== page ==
After a while I really believed someone else had done it and I was unfairly blamed. It shocked me when I realized I was lying to myself.
“So what if I did?” I continued to myself under my breath. “It’s not like he’s never done anything.” I knocked myself in the forehead with the scaffold, not paying attention to it. I scraped myself a few more times and the scrapes stung with my sweat.
Soon my uncle showed up.
“Someone shit on our job and won’t admit to it,” Terry said. He nods my way, as if Scott didn’t know who he meant. Scott just shook his head, like he can’t believe he has to be my babysitter.
“Do you have the scaffold set?”
“Yes, all the way around the corner.”
“Get these guys some mud, you’ve got to keep up with them. And come unload this plank. Why don’t you have the brick laid out?”
I rushed to do everything, my lungs burned from moving around too quickly. Scott leaves after I get his truck unloaded.
At lunchtime I avoided everyone’s eyes. We sat in the garage like we always did, enjoying some shade and the buzz when things start to slow down for a minute. The trick is to relax my body and my mind without getting drowsy. I eat my sandwich and chips quickly, drinking only water. It’s way too hot for soda, the syrup feels like it would slow me down to nothing. I’m afraid I won’t be able to start work again, resting feels so good. I want to dose off. I close my eyes for a minute, reciting that I’m still an OK person, even if I shit at the worksite. I say a little prayer, asking God’s forgiveness for being so awkward and stinky. I ask that He’ll fix things for me with Terry, Lyle, and Scott. I never say a word to these guys.
After lunch I’m slow and they’re demanding. They don’t want to get started either, but they do. They yell at me while they rest a few more moments until I have fresh mortar on their boards.
That afternoon my mom comes to pick me up. Terry and Lyle are getting in their trucks. Terry nods at mom and gives me a stern look. I sit down in the passenger seat, trying not to get any of the dirt onto the fabric of my mom’s nice seats.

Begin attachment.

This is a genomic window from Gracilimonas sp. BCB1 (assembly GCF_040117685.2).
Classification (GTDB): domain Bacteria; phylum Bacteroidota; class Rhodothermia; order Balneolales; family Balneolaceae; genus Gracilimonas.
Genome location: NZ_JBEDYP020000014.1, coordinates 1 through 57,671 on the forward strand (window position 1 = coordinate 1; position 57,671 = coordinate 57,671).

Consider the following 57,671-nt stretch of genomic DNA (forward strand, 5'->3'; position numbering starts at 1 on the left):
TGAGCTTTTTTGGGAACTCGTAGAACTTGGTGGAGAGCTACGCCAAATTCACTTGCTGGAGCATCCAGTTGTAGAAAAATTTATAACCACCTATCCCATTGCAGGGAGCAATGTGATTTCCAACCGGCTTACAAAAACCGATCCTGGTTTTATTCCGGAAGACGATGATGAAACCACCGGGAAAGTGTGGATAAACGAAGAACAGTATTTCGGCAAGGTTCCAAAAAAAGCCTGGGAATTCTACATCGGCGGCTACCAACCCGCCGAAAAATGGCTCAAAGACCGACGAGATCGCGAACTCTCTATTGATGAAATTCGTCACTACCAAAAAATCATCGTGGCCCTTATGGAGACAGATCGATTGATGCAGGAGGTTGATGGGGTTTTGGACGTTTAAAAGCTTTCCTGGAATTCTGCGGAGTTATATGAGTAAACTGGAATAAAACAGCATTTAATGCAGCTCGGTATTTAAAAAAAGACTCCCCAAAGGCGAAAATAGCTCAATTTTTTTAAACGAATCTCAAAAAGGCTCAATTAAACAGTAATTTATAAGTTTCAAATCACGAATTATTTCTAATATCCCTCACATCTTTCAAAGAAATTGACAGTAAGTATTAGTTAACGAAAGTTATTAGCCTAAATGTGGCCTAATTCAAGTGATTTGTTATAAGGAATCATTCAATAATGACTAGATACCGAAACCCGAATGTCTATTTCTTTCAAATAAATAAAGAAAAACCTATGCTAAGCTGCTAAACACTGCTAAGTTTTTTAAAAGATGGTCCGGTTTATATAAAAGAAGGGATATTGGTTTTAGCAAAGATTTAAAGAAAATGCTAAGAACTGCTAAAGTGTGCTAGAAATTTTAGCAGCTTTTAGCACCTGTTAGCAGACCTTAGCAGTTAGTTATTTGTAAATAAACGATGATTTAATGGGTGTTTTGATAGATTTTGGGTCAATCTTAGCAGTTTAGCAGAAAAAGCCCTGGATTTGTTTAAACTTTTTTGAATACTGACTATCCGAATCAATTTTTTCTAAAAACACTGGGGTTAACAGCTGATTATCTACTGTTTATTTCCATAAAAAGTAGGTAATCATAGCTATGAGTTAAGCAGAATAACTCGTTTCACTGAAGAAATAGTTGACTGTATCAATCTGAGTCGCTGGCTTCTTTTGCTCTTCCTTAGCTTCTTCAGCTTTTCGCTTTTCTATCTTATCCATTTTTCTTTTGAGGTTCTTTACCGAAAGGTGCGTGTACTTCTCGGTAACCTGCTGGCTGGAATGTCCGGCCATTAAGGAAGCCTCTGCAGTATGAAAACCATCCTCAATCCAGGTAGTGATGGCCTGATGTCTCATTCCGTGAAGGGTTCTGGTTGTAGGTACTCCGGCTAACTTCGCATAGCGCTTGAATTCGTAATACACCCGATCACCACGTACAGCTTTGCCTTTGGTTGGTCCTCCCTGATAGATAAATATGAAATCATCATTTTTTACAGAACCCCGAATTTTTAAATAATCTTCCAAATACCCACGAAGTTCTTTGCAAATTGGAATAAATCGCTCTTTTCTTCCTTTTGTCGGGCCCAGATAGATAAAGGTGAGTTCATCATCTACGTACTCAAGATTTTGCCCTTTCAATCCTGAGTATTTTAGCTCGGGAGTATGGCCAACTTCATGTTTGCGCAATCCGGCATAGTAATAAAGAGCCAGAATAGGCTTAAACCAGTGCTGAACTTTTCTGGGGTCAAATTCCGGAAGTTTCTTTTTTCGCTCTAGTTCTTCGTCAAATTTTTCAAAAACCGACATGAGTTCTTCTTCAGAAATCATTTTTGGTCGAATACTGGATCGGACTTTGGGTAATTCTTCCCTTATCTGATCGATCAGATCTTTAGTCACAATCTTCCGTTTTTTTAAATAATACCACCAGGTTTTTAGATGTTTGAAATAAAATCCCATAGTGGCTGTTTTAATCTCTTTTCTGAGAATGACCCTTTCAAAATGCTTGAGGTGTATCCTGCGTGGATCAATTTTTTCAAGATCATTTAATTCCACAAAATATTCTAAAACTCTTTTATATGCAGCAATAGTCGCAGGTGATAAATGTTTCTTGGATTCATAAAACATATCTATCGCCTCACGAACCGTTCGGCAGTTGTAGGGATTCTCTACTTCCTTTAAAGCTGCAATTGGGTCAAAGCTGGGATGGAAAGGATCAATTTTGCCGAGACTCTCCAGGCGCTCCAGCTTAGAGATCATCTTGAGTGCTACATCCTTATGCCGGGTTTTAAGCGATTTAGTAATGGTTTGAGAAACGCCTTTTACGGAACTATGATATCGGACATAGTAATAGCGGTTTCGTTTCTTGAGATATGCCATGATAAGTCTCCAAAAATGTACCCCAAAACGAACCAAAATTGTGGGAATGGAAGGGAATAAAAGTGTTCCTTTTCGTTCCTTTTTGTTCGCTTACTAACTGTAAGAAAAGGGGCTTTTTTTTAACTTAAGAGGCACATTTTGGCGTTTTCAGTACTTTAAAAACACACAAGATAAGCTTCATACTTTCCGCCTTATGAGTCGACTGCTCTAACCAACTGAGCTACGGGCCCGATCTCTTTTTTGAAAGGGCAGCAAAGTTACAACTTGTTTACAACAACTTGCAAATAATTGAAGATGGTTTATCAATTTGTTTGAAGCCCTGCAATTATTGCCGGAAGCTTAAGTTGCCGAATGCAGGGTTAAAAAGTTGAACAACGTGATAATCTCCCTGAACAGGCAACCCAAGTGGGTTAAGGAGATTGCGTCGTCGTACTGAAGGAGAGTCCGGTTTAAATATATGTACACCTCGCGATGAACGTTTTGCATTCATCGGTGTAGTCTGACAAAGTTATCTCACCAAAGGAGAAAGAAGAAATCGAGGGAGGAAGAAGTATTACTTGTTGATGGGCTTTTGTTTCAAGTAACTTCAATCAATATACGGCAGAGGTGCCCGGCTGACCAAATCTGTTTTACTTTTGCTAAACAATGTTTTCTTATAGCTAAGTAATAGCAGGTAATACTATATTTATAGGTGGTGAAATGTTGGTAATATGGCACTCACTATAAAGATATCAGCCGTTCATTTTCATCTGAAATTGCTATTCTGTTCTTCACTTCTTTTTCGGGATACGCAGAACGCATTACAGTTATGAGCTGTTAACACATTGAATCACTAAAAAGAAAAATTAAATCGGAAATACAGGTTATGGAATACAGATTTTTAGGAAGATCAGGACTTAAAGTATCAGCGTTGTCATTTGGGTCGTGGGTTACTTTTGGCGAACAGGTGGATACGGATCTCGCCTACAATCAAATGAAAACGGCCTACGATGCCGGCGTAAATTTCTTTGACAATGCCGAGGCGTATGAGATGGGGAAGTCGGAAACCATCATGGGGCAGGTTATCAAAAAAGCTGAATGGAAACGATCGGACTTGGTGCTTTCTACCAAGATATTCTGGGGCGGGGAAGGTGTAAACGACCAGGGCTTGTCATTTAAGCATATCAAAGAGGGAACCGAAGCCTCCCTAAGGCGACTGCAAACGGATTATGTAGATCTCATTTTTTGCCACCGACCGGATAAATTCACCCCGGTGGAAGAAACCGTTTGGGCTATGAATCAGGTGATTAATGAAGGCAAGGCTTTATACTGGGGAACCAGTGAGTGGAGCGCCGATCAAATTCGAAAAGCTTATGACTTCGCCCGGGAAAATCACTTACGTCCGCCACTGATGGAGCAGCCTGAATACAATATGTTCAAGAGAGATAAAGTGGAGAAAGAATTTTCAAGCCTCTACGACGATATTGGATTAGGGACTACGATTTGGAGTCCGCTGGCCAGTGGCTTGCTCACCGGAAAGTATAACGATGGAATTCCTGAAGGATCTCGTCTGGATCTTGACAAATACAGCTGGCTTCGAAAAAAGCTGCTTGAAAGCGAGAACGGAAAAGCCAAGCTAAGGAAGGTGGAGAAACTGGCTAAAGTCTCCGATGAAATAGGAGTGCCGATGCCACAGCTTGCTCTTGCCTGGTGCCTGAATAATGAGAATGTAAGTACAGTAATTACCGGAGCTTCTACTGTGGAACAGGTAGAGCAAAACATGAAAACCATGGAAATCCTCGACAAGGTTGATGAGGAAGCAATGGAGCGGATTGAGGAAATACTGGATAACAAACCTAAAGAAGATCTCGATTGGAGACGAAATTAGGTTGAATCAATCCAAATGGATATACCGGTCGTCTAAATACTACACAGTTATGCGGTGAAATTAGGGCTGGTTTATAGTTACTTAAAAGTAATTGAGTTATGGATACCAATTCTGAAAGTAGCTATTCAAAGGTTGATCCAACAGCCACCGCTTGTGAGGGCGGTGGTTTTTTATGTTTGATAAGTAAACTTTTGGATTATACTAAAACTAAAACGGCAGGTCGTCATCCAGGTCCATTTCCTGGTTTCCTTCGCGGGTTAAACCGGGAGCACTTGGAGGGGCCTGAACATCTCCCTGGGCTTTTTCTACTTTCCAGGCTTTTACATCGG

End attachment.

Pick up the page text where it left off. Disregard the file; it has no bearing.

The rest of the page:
The truth of Terry the person is he was raised a Mormon, got his girlfriend pregnant, they got married, had the baby, and through a lot of pressure they eventually were married in a religious setting. All of that felt like a lie. He eventually divorced that wife, learned to let his hair down, enjoy drugs and alcohol in moderation, enjoy a good concert, and a good fuck, as he would say it. He has an honest relationship with his wife, they grow old together gracefully, and they accept each other for who they are.
He’s ever on the lookout for lies and hypocrisy. He is tired of people looking down on him because he’s dirty most of the time. He cleans up real nice. He’s absolutely aware when people look at him funny—his radar is on high alert for any judgement from others.
He’s proud of his truck, its power and durability and mileage. He’s proud he can fix his truck, tells the story of changing the transmission, changing the heads on his pistons, all the things he does to maintain it.
Terry the character is a hero in his own eyes. He is the one that makes the trains run on time. He is the one that’s really running the business. His sense of order is the only sense that matters. This is timing, space, and project completion. If something is off, Terry is proud to bring it up directly. He doesn’t care if you think he’s mean. He doesn’t care if you cry about it. If you do, it just means you’re not cut out for the job.
The trade of bricklaying is a long-held tradition. It is a proud tradition. Terry is good at bricklaying. He knows what weather does to the brick. He knows how far he can push things. He knows whether something matters. If something needs to be done again, he has no problem doing that.